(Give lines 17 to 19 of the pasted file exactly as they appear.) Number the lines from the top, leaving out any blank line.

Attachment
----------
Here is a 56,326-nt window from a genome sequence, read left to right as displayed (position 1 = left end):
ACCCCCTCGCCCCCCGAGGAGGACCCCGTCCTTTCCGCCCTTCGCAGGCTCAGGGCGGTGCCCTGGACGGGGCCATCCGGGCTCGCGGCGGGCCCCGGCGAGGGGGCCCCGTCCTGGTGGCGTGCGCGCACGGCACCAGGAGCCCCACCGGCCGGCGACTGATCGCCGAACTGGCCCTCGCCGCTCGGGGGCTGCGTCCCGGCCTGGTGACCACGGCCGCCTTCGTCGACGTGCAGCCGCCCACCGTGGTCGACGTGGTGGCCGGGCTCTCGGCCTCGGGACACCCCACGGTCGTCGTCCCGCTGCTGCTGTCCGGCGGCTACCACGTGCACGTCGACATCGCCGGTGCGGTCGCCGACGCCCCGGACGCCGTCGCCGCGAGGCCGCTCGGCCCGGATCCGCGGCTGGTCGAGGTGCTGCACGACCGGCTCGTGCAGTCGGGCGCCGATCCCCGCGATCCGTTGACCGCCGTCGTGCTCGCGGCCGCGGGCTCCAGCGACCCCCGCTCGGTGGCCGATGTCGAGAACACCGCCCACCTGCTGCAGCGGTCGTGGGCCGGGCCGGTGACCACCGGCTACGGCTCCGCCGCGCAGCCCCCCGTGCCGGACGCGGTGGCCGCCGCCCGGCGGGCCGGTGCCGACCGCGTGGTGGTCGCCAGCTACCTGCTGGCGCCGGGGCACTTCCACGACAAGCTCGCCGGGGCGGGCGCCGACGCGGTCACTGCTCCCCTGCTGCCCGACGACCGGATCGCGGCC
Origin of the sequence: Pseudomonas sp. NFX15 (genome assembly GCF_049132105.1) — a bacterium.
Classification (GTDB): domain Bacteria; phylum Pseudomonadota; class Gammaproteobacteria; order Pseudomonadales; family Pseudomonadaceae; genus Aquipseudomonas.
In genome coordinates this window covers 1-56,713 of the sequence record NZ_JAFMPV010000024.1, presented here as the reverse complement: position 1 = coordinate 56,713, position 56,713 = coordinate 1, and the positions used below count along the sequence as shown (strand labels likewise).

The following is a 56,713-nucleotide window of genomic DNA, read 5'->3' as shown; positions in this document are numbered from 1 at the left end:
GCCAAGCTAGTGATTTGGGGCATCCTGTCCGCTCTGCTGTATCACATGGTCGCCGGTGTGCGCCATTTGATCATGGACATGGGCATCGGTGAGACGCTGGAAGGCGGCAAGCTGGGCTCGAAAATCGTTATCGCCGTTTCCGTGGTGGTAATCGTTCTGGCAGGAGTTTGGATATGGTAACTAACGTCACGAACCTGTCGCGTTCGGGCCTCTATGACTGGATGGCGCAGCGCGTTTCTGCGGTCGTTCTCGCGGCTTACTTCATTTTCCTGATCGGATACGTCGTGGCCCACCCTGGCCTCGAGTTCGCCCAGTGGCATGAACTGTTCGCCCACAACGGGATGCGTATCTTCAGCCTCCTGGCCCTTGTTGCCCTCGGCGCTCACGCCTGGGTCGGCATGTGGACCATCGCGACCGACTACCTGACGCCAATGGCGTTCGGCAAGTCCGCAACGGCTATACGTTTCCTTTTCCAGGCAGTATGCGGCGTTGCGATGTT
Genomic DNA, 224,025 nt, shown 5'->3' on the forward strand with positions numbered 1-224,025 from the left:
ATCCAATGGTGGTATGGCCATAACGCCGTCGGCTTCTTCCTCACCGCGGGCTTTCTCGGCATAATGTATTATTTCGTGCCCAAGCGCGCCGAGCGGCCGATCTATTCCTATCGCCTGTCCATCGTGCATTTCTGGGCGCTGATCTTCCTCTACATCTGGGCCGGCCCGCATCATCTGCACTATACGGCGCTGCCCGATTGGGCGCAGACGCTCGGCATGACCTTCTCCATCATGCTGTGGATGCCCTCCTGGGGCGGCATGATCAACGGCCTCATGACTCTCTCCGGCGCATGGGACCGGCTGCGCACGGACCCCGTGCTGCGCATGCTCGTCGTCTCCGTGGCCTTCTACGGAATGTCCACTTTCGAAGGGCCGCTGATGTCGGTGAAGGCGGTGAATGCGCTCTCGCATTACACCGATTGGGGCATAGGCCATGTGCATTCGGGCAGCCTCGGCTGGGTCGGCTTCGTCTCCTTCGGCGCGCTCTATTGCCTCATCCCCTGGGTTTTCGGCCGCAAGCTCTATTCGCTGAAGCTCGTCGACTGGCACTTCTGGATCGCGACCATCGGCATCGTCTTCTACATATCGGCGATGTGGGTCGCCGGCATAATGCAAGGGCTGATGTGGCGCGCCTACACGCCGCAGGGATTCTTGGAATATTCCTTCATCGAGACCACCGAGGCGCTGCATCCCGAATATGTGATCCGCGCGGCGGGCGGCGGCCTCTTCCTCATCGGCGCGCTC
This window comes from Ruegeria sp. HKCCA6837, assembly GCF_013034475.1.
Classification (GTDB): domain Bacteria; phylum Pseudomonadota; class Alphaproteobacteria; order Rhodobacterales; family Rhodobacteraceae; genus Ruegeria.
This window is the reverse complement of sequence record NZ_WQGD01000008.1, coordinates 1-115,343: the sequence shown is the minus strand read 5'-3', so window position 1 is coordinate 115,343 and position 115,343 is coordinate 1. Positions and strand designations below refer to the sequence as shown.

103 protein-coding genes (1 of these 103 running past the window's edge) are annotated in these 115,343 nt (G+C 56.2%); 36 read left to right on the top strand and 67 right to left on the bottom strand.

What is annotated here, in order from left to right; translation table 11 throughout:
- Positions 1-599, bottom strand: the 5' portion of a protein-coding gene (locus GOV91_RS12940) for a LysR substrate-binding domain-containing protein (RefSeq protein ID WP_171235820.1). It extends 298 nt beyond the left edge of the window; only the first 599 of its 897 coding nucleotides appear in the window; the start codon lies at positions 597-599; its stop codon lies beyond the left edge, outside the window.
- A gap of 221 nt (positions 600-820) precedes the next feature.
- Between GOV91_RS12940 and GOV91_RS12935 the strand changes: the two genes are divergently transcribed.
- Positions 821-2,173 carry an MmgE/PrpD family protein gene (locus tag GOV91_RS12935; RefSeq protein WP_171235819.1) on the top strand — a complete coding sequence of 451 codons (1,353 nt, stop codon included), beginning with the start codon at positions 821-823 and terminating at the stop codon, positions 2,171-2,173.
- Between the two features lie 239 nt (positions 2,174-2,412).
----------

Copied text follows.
- Between GOV91_RS12940 and GOV91_RS12935 the strand changes: the two genes are divergently transcribed.
- Positions 821-2,173 carry an MmgE/PrpD family protein gene (locus tag GOV91_RS12935; RefSeq protein WP_171235819.1) on the top strand — a complete coding sequence of 451 codons (1,353 nt, stop codon included), beginning with the start codon at positions 821-823 and terminating at the stop codon, positions 2,171-2,173.
- Between the two features lie 239 nt (positions 2,174-2,412).